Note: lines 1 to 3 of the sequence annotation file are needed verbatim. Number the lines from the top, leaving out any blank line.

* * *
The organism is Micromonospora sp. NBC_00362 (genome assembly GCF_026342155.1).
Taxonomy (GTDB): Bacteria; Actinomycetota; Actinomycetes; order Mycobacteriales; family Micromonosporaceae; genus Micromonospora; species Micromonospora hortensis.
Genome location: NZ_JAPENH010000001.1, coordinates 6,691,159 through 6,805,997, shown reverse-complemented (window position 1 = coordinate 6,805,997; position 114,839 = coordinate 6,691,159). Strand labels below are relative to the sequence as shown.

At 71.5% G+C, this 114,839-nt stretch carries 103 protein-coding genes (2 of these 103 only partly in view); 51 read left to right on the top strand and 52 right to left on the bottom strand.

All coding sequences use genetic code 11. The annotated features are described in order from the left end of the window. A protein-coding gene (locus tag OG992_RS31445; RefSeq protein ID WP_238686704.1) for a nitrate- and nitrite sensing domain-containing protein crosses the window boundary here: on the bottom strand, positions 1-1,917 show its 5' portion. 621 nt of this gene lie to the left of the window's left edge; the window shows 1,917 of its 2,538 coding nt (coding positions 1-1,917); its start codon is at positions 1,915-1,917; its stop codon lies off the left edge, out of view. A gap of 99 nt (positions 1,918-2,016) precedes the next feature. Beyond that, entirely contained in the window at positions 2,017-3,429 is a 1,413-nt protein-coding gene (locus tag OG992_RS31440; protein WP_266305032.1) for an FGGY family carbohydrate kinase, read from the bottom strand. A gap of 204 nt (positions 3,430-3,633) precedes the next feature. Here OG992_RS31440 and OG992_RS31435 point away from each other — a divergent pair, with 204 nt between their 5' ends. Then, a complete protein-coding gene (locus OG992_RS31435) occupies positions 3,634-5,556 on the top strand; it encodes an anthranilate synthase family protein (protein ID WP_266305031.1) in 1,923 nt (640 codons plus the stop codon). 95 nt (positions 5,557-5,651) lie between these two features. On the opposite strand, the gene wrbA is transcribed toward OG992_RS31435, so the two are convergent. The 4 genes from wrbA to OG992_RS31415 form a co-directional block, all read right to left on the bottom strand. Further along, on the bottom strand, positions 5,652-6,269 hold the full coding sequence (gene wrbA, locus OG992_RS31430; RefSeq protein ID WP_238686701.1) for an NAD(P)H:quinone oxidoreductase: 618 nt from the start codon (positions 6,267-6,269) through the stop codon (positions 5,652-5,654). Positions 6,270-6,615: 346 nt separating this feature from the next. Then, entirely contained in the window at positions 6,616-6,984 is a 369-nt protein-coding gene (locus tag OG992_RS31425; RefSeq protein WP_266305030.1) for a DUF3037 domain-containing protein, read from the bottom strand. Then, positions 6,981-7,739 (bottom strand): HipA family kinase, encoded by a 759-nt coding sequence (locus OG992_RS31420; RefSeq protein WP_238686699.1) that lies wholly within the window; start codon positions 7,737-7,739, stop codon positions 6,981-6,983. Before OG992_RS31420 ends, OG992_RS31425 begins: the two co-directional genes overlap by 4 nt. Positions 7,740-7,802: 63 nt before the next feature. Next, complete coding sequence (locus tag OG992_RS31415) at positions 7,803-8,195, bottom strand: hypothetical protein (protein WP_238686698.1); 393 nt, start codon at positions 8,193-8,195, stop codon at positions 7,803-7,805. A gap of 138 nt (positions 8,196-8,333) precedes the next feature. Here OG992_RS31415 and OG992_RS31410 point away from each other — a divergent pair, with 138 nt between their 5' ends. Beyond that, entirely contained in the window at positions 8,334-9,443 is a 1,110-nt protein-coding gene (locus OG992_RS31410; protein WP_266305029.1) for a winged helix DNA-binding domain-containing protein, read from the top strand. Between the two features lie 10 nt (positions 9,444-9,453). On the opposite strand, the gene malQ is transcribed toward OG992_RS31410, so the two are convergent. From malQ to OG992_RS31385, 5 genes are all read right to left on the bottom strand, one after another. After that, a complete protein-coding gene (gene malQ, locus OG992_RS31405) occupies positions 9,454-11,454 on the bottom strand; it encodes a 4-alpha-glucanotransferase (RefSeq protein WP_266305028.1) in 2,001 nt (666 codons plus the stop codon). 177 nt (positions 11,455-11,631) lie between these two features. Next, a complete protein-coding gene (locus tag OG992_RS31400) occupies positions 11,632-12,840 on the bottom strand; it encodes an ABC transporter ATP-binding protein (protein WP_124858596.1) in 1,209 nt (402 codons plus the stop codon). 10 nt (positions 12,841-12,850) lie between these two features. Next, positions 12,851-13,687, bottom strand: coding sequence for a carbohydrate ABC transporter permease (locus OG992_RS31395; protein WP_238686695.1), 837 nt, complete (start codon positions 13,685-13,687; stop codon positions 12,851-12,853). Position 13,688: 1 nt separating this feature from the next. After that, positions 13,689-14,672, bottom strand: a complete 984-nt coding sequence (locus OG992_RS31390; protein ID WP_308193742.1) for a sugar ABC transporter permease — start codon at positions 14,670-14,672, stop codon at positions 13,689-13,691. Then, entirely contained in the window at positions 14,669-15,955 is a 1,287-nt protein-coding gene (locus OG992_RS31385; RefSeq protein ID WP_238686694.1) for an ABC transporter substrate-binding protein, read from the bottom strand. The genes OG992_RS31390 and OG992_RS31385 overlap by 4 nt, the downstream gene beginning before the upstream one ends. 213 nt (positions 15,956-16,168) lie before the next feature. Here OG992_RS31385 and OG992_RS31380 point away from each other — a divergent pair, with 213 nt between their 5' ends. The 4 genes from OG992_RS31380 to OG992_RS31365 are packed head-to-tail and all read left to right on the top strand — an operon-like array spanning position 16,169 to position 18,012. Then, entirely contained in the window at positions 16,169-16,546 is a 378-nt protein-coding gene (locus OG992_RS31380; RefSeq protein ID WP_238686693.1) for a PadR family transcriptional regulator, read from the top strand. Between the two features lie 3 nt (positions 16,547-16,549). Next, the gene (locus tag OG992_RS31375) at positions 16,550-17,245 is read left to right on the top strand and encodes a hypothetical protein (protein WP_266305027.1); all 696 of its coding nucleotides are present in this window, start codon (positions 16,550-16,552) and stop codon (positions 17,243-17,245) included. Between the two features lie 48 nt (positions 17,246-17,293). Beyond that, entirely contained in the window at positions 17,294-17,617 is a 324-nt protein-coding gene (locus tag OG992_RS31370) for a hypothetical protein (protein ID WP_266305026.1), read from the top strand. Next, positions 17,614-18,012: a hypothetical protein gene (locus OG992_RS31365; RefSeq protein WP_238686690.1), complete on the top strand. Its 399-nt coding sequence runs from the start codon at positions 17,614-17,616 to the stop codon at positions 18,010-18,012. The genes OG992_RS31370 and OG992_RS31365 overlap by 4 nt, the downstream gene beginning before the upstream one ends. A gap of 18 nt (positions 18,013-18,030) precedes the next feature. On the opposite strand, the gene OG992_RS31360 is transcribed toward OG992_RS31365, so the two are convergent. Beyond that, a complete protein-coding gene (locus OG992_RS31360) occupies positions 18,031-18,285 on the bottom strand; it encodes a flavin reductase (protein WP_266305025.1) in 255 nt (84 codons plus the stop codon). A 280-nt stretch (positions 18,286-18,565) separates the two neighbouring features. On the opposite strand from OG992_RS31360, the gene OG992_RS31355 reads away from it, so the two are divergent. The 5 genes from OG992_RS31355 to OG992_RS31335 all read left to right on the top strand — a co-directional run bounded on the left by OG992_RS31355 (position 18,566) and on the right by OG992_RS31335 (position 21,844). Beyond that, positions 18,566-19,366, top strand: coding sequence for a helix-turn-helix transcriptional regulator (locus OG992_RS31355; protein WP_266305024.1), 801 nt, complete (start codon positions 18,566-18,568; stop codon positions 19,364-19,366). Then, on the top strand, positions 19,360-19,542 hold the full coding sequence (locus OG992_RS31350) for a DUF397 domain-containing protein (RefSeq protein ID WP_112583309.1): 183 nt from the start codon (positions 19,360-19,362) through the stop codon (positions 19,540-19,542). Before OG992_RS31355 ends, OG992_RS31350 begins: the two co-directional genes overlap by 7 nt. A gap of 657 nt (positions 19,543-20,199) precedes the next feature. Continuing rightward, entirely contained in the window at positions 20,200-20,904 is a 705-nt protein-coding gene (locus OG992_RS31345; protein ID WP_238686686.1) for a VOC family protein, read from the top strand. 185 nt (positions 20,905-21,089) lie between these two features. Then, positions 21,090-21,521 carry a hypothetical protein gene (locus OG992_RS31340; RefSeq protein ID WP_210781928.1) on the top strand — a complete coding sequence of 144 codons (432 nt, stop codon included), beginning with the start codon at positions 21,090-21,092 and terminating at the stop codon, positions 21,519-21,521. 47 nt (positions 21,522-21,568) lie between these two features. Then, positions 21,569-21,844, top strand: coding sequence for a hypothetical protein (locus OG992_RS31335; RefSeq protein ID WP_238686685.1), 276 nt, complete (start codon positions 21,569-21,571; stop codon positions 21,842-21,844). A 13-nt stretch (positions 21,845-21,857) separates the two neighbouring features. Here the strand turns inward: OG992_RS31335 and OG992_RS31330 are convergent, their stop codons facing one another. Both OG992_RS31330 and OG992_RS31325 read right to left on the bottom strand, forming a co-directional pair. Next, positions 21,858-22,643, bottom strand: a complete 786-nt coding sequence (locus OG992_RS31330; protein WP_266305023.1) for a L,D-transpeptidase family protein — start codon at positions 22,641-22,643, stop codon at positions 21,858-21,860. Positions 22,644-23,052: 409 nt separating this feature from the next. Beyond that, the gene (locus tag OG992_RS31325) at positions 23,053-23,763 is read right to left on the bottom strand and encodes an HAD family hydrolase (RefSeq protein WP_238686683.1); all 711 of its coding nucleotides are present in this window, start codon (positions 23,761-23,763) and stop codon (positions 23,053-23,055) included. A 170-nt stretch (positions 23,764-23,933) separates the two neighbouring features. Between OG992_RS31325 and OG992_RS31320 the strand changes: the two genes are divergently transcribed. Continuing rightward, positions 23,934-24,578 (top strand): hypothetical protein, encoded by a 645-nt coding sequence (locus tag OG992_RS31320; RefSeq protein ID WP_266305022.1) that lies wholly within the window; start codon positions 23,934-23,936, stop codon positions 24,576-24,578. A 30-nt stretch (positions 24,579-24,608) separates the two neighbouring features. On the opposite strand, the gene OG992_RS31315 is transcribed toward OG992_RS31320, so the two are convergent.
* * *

The organism is Micromonospora sp. NBC_00362 (genome assembly GCF_026342155.1).
Taxonomy (GTDB): Bacteria; Actinomycetota; Actinomycetes; order Mycobacteriales; family Micromonosporaceae; genus Micromonospora; species Micromonospora hortensis.
Genome location: NZ_JAPENH010000001.1, coordinates 6,691,159 through 6,805,997, shown reverse-complemented (window position 1 = coordinate 6,805,997; position 114,839 = coordinate 6,691,159). Strand labels below are relative to the sequence as shown.